Newt Gingrich has removed an ad calling Mitt Romney the "most anti-immigrant candidate" in the race, after Florida Sen. Marco Rubio, who has decided not to endorse anyone, denounced the ad and called it "inflammatory."
"We respect Senator Rubio tremendously and will remove the ad from the rotation" until it is edited to remove the offending language, said Jose Mallea, Gingrich's Florida campaign state director.
Rubio, whose parents immigrated from Cuba, criticized the ad as unfortunate and inaccurate, telling the Miami Herald that the Gingrich ad not only doesn't belong in the campaign, but adopts the language of the left in casting Republicans as against newcomers to the nation.
"The truth is that neither of these two men is anti-immigrant," Rubio told the newspaper. "Both are pro-legal immigration and both have positive messages that play well in the Hispanic community."
Mallea told Fox News that the rest of the ad shows that Gingrich is by far the best candidate in the field because he will best represent the Cuban American community in Florida and is better understanding of Cuban foreign policy.
As the Gingrich campaign retreats on the vocabulary, it has not withheld ripping on Romney's immigration policy. In an interview with Spanish-language network Univision, Gingrich called Romney's claim that he supports "self-deportation" a laughable concept that wouldn't work and sounds more like President Obama's policies.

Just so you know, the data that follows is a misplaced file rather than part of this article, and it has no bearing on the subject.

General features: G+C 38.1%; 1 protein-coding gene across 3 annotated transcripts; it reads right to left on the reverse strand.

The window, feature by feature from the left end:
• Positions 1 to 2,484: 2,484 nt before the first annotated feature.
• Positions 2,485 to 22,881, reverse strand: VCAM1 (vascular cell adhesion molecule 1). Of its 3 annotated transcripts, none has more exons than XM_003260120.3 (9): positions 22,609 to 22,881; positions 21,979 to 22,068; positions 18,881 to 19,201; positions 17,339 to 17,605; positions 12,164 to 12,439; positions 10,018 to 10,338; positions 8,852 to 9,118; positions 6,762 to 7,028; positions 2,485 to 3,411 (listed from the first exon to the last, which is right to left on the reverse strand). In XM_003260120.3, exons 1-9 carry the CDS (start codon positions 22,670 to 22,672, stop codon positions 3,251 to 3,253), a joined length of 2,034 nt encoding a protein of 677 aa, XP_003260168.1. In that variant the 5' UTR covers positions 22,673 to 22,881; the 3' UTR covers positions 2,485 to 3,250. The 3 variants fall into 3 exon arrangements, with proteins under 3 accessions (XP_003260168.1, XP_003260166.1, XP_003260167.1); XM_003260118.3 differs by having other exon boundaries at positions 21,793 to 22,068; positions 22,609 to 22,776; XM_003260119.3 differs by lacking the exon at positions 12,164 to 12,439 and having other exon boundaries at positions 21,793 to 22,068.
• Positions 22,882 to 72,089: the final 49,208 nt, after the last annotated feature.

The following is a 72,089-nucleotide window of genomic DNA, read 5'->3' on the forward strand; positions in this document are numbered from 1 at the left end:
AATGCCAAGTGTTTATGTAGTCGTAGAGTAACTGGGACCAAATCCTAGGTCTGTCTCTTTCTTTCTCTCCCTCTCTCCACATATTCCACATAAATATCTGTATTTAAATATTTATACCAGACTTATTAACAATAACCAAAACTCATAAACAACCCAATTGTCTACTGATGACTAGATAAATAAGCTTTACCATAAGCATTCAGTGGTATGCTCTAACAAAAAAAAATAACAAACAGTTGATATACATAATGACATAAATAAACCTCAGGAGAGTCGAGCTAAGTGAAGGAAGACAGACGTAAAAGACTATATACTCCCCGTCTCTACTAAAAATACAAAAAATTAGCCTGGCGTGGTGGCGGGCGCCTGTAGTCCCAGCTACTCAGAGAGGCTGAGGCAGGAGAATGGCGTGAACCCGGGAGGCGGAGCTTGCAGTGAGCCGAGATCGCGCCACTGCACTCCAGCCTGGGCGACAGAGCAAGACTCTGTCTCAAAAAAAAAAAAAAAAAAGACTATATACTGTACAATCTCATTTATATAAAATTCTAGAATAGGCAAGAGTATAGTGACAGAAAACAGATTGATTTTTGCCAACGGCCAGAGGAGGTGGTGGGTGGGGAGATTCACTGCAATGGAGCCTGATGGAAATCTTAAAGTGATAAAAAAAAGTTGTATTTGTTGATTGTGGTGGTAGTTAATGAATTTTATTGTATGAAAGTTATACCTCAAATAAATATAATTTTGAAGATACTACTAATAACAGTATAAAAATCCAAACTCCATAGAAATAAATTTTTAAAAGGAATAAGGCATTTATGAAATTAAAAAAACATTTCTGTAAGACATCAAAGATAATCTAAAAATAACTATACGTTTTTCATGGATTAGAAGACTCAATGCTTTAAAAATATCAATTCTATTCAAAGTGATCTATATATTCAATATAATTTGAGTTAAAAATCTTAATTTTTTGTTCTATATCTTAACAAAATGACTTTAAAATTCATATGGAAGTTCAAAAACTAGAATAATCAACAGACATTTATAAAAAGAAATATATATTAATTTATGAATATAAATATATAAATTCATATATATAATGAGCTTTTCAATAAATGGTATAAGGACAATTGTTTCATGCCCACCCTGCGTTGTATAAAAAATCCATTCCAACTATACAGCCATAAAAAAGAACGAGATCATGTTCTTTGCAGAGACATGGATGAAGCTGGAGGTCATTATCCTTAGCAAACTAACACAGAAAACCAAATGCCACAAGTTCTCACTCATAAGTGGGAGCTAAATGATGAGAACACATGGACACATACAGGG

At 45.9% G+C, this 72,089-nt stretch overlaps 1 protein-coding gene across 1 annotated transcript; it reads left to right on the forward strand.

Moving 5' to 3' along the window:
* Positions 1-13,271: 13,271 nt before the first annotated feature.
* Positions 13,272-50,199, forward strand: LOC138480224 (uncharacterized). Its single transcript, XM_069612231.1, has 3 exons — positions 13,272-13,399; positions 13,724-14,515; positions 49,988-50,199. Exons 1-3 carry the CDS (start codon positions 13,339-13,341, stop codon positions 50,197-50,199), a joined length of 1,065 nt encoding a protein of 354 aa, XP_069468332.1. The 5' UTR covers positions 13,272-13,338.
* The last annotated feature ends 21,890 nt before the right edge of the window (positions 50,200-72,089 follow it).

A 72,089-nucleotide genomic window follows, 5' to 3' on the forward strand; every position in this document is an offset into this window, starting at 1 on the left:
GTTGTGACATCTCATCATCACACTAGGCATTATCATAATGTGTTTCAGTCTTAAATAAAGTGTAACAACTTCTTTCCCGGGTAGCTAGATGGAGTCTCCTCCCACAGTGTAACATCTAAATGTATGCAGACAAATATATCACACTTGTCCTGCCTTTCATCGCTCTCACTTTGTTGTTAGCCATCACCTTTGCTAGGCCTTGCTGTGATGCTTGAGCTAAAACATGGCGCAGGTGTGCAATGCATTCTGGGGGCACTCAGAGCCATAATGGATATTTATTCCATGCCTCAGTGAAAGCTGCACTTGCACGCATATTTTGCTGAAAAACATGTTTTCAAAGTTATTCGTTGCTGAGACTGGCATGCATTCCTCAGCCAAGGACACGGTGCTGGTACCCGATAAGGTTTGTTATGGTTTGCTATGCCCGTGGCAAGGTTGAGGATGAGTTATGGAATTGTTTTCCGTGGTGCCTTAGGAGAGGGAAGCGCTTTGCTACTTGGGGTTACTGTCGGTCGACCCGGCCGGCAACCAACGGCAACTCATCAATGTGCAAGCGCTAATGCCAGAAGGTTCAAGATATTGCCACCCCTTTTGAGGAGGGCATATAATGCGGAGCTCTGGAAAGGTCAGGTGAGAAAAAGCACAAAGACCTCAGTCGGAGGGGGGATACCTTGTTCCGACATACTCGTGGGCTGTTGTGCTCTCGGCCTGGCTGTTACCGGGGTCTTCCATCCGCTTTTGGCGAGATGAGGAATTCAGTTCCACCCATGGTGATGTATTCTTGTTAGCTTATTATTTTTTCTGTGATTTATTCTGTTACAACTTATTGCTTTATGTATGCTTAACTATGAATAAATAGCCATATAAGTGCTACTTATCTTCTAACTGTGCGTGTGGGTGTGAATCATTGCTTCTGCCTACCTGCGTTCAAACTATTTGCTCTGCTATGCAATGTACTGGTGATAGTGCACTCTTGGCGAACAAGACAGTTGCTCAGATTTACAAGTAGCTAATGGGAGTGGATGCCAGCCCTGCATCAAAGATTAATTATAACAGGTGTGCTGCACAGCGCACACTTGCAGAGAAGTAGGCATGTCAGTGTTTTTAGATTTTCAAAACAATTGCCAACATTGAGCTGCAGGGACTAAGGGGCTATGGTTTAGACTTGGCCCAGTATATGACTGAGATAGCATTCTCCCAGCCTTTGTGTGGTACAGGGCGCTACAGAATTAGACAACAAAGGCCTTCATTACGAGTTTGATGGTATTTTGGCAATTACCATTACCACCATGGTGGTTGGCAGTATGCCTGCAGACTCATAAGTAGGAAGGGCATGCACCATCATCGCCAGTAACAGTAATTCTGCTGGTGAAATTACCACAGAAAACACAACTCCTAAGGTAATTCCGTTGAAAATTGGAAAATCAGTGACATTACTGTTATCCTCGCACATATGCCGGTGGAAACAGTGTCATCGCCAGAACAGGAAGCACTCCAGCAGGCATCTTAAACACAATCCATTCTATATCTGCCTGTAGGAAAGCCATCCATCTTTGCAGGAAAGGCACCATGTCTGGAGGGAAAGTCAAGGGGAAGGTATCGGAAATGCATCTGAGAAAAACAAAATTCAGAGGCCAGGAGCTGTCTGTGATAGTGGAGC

"You have to live in a world of Swiss bank accounts and Cayman Island accounts and automatically $20 million income for no work to have some fantasy this far from reality," Gingrich said, alluding to details in Romney's income tax returns made public on Tuesday. "For Romney to believe that somebody's grandmother is going to be so cut off that she is going to self-deport, I mean this is an Obama-level fantasy."
Romney said during a debate earlier in the week that he favors self-deportation over a government round-up of illegal immigrants. Advocates of Romney's approach argue that illegal immigration can be curbed by denying public benefits to them, forcing them to leave the United States on their own.
At the same time, Romney's campaign directed reporters to past comments by Gingrich spokesman R.C. Hammond, who said that only a small percent of illegal immigrants would likely be allowed to stay in the U.S. under Gingrich's plan, and a vast majority would likely "self-deport."
The Associated Press contributed to this report.